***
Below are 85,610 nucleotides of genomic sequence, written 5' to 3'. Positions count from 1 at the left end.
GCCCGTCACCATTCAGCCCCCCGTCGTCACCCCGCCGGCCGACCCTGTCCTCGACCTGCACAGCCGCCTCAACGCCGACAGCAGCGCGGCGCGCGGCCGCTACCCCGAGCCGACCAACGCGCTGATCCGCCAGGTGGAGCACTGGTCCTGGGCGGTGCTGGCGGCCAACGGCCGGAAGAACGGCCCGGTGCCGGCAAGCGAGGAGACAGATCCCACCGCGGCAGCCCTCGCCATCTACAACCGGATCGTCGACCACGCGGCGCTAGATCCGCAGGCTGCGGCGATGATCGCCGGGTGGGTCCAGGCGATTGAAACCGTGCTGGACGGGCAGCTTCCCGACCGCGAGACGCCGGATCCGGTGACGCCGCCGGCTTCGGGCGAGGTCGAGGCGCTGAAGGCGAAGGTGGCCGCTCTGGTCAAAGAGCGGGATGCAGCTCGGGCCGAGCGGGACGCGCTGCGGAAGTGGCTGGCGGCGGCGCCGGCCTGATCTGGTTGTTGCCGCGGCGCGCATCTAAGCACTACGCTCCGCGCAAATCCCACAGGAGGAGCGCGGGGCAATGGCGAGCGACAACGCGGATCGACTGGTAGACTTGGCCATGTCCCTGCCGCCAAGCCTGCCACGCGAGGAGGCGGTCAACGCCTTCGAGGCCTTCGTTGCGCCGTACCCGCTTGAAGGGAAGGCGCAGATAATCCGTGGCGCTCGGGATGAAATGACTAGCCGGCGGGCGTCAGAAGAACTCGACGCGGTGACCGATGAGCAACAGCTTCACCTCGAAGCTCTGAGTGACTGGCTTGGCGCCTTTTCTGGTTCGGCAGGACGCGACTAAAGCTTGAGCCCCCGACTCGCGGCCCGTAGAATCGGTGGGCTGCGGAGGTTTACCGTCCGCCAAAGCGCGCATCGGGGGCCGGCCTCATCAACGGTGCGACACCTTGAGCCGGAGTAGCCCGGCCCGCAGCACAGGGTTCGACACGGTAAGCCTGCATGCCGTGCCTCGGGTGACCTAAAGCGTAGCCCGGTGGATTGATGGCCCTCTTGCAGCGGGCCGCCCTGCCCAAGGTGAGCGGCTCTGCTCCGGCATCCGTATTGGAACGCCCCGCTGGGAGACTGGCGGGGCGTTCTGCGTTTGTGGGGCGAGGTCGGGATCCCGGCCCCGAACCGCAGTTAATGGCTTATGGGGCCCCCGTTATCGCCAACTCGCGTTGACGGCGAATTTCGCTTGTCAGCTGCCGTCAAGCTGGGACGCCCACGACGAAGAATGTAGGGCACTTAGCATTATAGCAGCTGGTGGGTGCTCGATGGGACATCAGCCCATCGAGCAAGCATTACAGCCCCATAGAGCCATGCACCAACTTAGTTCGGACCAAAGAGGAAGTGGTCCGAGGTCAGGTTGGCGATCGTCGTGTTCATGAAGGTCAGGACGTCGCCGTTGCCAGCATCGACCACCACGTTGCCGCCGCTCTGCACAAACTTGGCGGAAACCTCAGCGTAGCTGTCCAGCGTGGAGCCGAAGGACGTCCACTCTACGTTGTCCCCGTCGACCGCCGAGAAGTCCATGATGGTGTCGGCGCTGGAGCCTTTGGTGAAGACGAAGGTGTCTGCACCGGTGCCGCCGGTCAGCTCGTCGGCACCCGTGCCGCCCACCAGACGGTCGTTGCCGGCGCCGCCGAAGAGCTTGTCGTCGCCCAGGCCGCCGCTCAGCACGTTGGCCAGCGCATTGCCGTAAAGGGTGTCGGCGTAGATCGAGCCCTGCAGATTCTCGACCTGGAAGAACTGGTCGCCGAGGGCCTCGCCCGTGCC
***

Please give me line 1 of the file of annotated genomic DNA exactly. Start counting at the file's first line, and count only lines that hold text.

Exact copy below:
Below are 85,610 nucleotides of genomic sequence, written 5' to 3'. Positions count from 1 at the left end.